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Epidemiology and cultural

Environmental and Cultural Psychiatry involves studies of environmental risk factors such as transport noise and air pollution and their effects on health (Stansfeld & Clark), social and cultural risk factors for common mental disorders (Bhui), for example, cultural identity and discrimination and the relation between work and mental health (Stansfeld, Bhui).

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There is a strong emphasis in our research on clinical relevance and applying epidemiological insights to our diverse local population. We study a wide range of physical and socio-cultural risk factors in relation to the aetiology of well-being, common mental disorders, affective disorders and psychosis, including schizophrenia. Our expertise is especially in the investigation of social and psychological risk factors for common mental disorders using a wide range of different methods: epidemiological studies of large population samples, qualitative interview and focus group studies, ecological analyses, cluster randomised trials, systematic reviews and meta-analyses. Environmental and Cultural Psychiatry involves studies of environmental risk factors such as transport noise and air pollution (Stansfeld & Clark) and social and cultural risk factors for common mental disorders (Bhui), for example, cultural identity and discrimination, social capital and housing.

We are involved in a number of longitudinal studies of risks for mental ill-health. These studies help to disentangle the contribution of genetic and early environmental factors on health and how these influences continue across the lifecourse into adulthood. Longitudinal associations of work and mental health, lifelong consequences of childhood mental health on adult social position and health have been studied in the 1958 Birth Cohort (NCDS) and the Whitehall II Study informing cross sectional analyses of work and non-work stressors in national studies such as the 2007 Adult Psychiatric Morbidity Survey (Stansfeld, Clark). Studies of work and health include quantitative analyses of large population studies such as the 1958 Birth Cohort (Clark & Stansfeld) and qualitative studies on work stress in a range of different types of employment (Bhui). These studies form the basis of a current pilot study developing testable interventions to improve employees’ health (Guided e-learning for managers: GEM Study) (Stansfeld, Bhui, Clark).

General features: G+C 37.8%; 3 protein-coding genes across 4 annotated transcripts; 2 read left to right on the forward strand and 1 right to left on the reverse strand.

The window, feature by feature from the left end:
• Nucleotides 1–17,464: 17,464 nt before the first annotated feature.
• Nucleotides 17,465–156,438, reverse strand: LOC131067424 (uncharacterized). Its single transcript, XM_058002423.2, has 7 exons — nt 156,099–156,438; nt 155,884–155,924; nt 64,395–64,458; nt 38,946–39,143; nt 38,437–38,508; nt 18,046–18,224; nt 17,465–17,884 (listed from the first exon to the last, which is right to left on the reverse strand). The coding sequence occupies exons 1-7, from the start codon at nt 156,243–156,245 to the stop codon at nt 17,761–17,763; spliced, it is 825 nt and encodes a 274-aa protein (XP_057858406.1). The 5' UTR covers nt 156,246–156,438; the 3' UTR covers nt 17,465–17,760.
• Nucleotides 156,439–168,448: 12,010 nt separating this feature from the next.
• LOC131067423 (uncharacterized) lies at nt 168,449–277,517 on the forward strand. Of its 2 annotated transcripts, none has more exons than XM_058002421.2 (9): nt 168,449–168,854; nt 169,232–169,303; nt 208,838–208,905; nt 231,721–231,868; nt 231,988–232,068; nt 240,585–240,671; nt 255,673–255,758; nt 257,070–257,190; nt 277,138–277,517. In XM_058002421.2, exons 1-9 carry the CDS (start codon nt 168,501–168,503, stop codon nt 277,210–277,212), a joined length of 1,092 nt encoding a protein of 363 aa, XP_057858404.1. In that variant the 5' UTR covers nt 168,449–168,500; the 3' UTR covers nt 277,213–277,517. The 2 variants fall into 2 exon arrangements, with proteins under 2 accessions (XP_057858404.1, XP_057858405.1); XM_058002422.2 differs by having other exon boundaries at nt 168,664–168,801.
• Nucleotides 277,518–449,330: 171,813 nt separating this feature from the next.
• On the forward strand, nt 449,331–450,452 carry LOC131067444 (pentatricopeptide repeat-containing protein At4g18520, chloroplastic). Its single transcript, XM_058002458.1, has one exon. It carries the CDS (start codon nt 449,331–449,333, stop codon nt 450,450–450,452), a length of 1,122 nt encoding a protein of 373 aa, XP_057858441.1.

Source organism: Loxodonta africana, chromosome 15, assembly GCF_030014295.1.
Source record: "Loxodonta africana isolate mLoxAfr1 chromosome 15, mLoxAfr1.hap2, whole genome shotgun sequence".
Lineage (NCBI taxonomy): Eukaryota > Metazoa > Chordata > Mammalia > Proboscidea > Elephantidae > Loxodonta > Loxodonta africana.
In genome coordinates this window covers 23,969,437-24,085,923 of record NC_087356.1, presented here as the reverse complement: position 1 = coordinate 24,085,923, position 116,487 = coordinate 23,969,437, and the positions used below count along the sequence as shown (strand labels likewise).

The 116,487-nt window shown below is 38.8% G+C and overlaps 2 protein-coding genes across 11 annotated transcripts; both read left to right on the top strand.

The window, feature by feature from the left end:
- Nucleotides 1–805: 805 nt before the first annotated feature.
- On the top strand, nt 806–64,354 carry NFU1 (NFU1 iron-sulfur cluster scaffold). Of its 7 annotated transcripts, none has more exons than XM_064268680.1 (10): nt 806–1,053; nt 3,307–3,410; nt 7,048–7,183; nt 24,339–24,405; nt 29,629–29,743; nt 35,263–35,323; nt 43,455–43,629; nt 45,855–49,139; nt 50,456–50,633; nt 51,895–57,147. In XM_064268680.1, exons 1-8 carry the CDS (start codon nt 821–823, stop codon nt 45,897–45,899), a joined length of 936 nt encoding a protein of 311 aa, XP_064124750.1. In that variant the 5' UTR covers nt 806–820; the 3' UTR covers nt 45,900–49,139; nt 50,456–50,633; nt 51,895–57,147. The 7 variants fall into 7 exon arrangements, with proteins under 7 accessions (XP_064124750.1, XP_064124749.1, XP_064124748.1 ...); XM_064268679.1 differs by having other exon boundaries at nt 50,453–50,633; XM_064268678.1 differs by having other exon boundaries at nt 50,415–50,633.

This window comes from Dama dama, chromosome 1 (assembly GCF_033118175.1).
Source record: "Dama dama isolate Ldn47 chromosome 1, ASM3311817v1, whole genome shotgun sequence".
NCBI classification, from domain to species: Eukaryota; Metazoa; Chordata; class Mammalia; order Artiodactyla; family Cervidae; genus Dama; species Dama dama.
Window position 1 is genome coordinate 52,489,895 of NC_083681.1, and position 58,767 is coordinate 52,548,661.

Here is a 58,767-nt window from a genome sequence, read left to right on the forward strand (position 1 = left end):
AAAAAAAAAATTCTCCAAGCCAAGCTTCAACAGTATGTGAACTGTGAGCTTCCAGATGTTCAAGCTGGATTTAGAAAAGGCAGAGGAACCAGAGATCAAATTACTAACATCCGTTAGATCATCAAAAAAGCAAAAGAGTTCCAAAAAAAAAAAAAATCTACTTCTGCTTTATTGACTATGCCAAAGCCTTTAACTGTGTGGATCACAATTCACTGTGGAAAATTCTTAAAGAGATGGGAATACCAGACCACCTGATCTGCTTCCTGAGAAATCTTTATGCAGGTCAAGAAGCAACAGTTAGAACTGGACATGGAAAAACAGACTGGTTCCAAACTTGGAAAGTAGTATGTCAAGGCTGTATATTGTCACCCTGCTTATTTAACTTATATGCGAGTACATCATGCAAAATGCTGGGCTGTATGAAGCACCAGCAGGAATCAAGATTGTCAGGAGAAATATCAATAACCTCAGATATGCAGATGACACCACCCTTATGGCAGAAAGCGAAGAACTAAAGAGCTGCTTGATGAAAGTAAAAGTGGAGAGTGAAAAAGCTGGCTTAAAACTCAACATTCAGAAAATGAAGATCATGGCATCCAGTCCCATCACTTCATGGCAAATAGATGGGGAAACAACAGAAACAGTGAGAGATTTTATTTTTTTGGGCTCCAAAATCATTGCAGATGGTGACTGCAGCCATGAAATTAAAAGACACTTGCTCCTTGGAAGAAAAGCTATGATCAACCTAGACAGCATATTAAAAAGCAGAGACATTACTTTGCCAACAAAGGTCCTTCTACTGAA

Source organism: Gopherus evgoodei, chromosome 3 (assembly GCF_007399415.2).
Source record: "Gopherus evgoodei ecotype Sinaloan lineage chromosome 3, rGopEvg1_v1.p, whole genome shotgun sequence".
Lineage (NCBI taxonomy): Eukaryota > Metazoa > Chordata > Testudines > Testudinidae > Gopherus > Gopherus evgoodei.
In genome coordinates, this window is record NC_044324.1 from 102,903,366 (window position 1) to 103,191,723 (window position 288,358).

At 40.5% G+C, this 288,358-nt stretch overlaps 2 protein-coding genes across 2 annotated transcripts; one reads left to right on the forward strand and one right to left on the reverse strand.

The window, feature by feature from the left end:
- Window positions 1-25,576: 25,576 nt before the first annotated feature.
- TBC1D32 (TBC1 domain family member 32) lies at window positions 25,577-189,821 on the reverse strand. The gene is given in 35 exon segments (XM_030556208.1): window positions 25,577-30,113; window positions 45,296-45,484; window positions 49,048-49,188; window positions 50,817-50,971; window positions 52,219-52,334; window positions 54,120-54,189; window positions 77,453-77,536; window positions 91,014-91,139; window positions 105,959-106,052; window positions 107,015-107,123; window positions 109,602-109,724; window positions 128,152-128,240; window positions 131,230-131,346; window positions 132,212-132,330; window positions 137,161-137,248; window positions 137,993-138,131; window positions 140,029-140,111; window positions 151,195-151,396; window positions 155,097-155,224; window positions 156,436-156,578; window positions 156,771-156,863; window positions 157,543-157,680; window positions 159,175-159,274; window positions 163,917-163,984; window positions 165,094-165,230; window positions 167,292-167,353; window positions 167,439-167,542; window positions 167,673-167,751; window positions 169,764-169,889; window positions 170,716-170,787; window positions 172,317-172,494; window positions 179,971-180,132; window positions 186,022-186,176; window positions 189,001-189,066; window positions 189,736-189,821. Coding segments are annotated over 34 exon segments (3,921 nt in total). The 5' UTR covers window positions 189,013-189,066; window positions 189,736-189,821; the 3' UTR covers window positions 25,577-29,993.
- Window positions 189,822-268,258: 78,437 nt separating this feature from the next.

Studies of complex interventions include the development of and testing a new complex intervention to improve patient outcomes when there are conflicting and competing narratives about what causes illness and what the treatment is (Bhui). A programme of work continues to pilot and test the efficacy of the Cultural Consultation Service with clinicians. Recent collaborations with UCL include funding from the MRC/ESRC on the extending working lives programme (Stansfeld, Clark). We are also collaborating with Centres in Gothenburg and Rome on studies of work and mental health.

Studies of Chronic Fatigue Syndrome are a consistent theme within the Centre, overlapping strongly with Liaison Psychiatry including analyses of early life predictors of Chronic Fatigue Syndrome in the 1958 Birth Cohort and ALSPAC (Clark, Stansfeld, White), and Chronic Fatigue Syndrome in ethnic minorities (Bhui). We are interested in adolescent mental health, investigating resilience as well as risk factors, and the consequences for adult mental health and occupational functioning. In the ORiEL Study, on the impact of the regeneration surrounding the Olympics on childhood wellbeing and physical activity in the East London Boroughs we collaborate with the London School of Hygiene and Tropical Medicine (Stansfeld, Clark). We are also working with UCL on an e-portal intervention for adolescents with emotional and conduct problems and comorbid physical illnesses under the umbrella of the joint CLARHC initiative. Collaborations with colleagues in other medical disciplines include work on hepatitis C transmission and prevention (NIHR Programme grant), studies of diabetes interventions in South Asian, studies of assessing dementia in South Asians who may not recognise the symptom patterns as a disorder (Bhui).

Our research has strong international collaborations, particularly in Europe on studies of environmental noise: The European Network on Noise and Health (Stansfeld, Clark) ENNAH, was a European 7th Framework coordination and support network set up decide on future priorities for environmental noise and health research in Europe. It involved 33 centres from 16 European countries. Workshops were carried out on a review of the literature, noise exposure measurement, moderating factors, measurement of health outcomes, and new strategies for noise and health. Workshop reports are available to download from the website in addition to the final report and network newsletters.

We also work closely with other members of the International Commission on the Biological Effects of Noise on studies of noise and health.

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